Originally posted to LinkedIn August 20, 2018
If you manage your company's website you are probably reliant on your Digital Agency, or offshore or internal Development Team to secure your Drupal site. If reading that sentence made you shudder a little (hint: it should), then take a moment to read this list and bring it to your team.
- Be sure your Drupal core is up to date. Engine Room recommends pulling the latest stable core update into your code base regularly, to avoid the big bang of pulling in tons of updates at once. For Drupal 8, you should be on 8.6.3. For 7, 7.61 is the latest release.
- Lock down your Admin area so it is not publicly accessible. There are several modules, such as Restrict IP, that can help you achieve this. That said, doing this at the network layer is the safest bet: reach out to your internal network team or hosting provider to see if they can help.
- Be sure your modules are up to date. Remember, keeping the Drupal core up to date doesn't mean any of that 'kitchen sink' of modules your team has installed over the years are up to date with the latest code.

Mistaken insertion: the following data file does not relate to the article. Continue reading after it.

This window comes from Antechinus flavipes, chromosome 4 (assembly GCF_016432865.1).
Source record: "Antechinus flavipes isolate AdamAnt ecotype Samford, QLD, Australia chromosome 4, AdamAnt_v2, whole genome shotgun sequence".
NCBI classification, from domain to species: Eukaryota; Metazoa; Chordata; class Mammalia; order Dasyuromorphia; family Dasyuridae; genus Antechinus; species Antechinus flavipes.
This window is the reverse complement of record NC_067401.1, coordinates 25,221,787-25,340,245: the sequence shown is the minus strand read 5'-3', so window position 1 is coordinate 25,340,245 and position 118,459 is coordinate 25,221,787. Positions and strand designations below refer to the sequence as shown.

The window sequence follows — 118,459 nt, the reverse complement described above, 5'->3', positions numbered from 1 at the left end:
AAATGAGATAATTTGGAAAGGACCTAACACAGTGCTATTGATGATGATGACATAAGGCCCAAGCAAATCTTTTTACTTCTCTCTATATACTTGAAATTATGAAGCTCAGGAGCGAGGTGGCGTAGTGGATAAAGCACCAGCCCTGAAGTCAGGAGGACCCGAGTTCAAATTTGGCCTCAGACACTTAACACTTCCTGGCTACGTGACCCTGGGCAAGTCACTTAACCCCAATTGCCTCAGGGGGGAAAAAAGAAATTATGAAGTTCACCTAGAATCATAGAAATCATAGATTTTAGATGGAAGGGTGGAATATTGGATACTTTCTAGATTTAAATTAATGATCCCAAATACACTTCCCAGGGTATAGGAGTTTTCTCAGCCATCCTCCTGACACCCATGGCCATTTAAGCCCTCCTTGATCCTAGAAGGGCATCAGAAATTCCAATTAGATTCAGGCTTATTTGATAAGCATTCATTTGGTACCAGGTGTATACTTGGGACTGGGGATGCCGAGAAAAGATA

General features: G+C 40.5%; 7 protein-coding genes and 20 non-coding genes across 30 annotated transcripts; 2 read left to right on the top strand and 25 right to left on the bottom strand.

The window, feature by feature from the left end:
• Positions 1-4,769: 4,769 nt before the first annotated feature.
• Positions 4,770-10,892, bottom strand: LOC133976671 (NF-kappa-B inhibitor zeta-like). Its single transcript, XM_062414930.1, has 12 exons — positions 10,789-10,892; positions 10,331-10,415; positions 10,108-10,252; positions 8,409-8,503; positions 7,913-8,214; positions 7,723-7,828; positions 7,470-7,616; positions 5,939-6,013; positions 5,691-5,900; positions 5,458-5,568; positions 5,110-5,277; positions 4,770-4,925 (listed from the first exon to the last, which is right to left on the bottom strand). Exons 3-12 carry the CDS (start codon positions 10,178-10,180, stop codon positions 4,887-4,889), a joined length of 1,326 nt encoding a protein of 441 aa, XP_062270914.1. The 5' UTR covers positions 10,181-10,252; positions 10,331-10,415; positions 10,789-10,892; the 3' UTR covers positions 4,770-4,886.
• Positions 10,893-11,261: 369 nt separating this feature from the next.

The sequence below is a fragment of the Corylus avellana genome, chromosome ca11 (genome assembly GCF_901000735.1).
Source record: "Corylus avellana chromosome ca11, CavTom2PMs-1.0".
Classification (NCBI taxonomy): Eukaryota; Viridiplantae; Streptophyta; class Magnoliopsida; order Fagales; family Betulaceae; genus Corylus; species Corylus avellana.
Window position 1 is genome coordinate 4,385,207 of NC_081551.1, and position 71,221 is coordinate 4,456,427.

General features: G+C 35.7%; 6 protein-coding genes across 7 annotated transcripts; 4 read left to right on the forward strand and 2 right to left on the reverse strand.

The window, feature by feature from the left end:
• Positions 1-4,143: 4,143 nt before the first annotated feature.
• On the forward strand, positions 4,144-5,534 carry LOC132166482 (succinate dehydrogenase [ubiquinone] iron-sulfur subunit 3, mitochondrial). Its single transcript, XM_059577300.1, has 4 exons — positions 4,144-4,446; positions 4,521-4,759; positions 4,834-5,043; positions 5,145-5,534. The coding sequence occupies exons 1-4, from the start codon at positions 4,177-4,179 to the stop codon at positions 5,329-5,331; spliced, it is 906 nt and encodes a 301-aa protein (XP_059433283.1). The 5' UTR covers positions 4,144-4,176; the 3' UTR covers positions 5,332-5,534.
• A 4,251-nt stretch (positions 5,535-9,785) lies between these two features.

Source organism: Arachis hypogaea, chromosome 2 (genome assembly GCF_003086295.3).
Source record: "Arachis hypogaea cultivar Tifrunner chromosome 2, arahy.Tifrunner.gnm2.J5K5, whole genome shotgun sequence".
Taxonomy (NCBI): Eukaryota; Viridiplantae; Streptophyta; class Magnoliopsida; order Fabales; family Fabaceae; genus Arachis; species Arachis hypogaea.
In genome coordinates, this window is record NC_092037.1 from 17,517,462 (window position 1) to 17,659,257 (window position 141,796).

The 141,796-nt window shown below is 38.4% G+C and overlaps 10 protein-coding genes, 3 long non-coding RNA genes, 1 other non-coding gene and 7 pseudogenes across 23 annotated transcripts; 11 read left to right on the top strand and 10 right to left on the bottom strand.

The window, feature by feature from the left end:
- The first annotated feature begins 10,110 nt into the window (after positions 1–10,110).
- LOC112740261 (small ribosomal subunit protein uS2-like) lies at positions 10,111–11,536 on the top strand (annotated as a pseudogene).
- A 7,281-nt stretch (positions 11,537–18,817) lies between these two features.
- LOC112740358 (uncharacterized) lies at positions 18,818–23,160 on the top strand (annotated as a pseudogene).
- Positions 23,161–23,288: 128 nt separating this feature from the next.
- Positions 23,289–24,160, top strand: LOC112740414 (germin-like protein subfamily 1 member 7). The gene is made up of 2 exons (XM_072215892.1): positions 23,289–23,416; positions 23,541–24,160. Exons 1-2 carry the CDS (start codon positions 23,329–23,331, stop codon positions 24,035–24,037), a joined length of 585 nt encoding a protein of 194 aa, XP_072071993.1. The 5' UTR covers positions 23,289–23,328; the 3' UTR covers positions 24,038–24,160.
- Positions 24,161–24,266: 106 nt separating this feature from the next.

Part B to this: you should also disable any modules you are not using.
- Install Drupal security modules like Security Kit and Security Review. Security Review tests your site to make sure you don't have any major holes or vulnerabilities typically overlooked when dev teams are in a mad dash to a launch date and aren't exactly thinking like security auditors. Security Kit helps to protect against basic exploits like cross site scripting.
- Maintain a strong password policy. You can use a module like Password Policy to handle this for you.
As with any major website changes, be sure to include all of these updates as part of a Change Management process that includes regression testing...in short, make these updates on a staging environment and make sure they don't break anything!